However, the capacity of a pathogen to secure an appropriate niche and persist requires more than simply possessing virulence factors for tissue adherence and nutrient procurement. To establish a chronic infection in a hostile host environment, it is imperative that pathogens find ways to evade or subvert host defense mechanisms aiming to eliminate them. Microbes which successfully undermine the host response appear to preferentially target innate immunity [4], partly because these are the defense mechanisms first encountered by the pathogens. In addition, it should be appreciated that subversion of the innate response may also disable the overall host response, given the instructive role of innate immunity in the development of adaptive immunity [5]. In this review, I summarize and discuss molecular virulence mechanisms of P. gingivalis (Table 1) and conclude that its pathogenicity is, at least in part, dependent upon sophisticated stealth and sabotage tactics.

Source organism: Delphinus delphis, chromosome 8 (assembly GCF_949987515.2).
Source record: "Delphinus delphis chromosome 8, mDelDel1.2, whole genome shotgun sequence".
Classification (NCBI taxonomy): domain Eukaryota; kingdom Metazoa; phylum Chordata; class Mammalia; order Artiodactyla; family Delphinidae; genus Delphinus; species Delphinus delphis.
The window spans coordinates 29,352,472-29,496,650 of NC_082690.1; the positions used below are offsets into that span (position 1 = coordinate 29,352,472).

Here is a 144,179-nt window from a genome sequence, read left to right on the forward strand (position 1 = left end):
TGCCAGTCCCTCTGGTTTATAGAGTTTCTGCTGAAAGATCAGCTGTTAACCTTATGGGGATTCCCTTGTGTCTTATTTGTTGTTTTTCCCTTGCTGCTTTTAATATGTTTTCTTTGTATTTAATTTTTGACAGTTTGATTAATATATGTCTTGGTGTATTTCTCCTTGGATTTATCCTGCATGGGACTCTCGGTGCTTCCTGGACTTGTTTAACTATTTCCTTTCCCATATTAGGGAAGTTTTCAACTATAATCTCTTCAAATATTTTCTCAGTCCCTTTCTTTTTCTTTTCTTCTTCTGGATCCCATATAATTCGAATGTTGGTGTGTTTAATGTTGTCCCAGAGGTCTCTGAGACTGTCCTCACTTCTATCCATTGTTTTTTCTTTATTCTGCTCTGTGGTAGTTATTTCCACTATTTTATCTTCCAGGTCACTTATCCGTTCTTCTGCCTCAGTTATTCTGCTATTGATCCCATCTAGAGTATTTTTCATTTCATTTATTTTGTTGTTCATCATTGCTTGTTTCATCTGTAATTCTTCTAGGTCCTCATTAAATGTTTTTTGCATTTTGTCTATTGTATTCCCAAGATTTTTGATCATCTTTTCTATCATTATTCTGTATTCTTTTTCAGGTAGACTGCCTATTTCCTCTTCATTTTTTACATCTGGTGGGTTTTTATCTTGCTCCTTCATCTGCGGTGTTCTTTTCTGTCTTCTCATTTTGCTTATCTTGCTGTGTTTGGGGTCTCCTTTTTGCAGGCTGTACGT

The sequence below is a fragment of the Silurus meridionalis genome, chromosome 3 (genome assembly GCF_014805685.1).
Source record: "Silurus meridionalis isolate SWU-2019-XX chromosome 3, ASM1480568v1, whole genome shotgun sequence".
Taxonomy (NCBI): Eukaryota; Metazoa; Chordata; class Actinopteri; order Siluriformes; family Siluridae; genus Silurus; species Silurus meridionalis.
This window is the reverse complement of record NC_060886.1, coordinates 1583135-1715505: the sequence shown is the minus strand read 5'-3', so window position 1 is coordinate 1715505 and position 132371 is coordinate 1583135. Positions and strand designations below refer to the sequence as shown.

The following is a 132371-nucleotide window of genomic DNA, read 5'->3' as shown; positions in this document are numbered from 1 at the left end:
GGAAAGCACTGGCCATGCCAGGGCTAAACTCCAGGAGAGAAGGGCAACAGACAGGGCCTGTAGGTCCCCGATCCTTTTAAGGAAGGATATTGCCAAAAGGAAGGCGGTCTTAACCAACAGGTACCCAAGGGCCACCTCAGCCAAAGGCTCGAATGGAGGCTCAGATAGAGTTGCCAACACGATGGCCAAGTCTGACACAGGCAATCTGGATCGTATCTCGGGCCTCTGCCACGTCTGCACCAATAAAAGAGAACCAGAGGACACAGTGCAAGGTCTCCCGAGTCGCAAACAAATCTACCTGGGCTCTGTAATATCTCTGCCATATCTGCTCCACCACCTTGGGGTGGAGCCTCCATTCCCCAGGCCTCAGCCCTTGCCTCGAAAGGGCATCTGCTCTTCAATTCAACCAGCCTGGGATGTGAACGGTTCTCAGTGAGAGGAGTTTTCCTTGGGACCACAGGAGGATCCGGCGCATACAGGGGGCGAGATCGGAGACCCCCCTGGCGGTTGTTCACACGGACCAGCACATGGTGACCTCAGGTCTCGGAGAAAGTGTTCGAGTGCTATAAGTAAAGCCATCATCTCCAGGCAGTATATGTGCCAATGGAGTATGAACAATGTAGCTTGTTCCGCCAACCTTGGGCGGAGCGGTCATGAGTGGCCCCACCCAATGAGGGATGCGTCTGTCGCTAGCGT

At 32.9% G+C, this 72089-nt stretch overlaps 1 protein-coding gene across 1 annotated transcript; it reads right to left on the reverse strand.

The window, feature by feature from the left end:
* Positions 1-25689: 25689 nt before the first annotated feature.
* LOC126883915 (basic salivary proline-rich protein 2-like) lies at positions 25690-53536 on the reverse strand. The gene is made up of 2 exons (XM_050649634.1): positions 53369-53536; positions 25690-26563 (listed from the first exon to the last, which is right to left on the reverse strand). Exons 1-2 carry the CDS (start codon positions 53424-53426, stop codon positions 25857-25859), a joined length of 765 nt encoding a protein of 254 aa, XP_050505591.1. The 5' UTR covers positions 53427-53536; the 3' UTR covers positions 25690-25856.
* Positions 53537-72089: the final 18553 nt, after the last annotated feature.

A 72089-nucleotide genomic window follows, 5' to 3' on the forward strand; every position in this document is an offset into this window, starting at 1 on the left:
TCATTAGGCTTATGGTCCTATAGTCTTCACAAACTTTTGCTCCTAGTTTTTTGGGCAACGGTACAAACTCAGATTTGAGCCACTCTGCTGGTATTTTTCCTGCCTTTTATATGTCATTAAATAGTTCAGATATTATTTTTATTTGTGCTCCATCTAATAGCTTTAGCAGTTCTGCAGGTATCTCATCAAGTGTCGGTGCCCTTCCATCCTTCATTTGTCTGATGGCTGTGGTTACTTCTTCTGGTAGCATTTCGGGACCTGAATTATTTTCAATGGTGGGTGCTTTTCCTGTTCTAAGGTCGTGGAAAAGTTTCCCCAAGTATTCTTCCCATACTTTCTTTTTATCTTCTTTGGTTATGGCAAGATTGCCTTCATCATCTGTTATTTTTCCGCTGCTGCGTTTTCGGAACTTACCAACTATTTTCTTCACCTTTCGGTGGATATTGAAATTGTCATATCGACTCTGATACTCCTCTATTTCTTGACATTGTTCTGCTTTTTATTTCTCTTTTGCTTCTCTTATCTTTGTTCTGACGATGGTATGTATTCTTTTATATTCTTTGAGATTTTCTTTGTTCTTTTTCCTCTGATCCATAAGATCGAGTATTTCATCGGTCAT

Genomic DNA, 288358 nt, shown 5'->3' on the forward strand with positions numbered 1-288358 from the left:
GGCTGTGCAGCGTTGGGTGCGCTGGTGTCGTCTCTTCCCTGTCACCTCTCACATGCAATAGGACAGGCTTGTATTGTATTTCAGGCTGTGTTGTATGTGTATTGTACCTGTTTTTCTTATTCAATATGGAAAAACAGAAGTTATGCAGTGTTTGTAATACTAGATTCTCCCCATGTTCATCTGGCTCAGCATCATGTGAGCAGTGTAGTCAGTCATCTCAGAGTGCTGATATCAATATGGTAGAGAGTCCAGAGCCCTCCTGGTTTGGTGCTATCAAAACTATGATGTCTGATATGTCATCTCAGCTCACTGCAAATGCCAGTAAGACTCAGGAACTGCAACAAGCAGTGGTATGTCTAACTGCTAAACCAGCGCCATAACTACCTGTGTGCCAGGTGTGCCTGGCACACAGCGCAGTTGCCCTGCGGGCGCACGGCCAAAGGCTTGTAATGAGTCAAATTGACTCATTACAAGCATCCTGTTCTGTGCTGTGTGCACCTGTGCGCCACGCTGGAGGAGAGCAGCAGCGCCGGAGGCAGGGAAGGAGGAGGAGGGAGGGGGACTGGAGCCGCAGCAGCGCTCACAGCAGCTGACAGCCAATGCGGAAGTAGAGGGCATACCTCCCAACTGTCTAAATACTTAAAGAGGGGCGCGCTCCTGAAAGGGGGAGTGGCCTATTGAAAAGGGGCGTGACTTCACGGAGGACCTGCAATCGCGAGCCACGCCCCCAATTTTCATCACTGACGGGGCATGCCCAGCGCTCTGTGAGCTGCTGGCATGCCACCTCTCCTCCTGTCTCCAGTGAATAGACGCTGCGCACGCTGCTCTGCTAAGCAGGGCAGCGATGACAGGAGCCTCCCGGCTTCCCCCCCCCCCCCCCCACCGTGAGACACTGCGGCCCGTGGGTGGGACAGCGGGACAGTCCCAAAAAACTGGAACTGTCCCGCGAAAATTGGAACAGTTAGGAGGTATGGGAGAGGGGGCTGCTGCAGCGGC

Table 1
Molecular virulence mechanisms of P. gingivalis

2. Staying alive in the crevice: interactions with epithelial cells and neutrophils

In addition to tooth surfaces, gingival sulcular epithelial cells offer additional attachment sites for P. gingivalis in the crevicular region. However, P. gingivalis goes beyond simple adhesion and actively invades and replicates within epithelial cells in vitro [3]. This strategy may allow limited exposure to the extracellular space and could thus shield the pathogen from humoral immune surveillance. Importantly, human crevicular epithelial cells do harbor intracellular P. gingivalis, as well as other periodontal pathogens [6]. To extend its intracellular stay, P. gingivalis inhibits gingival epithelial cell apoptosis, at least in part, by secreting an ATP-hydrolyzing enzyme that suppresses ATP-induced apoptosis [7]. Although there may be conditions under which P. gingivalis-infected gingival epithelial cells may succumb to apoptosis (reviewed in ref. [8]), the pathogen may then implement “plan B” involving safe exit and intercellular spreading [7]. This mechanism may potentially prolong its intracellular lifestyle.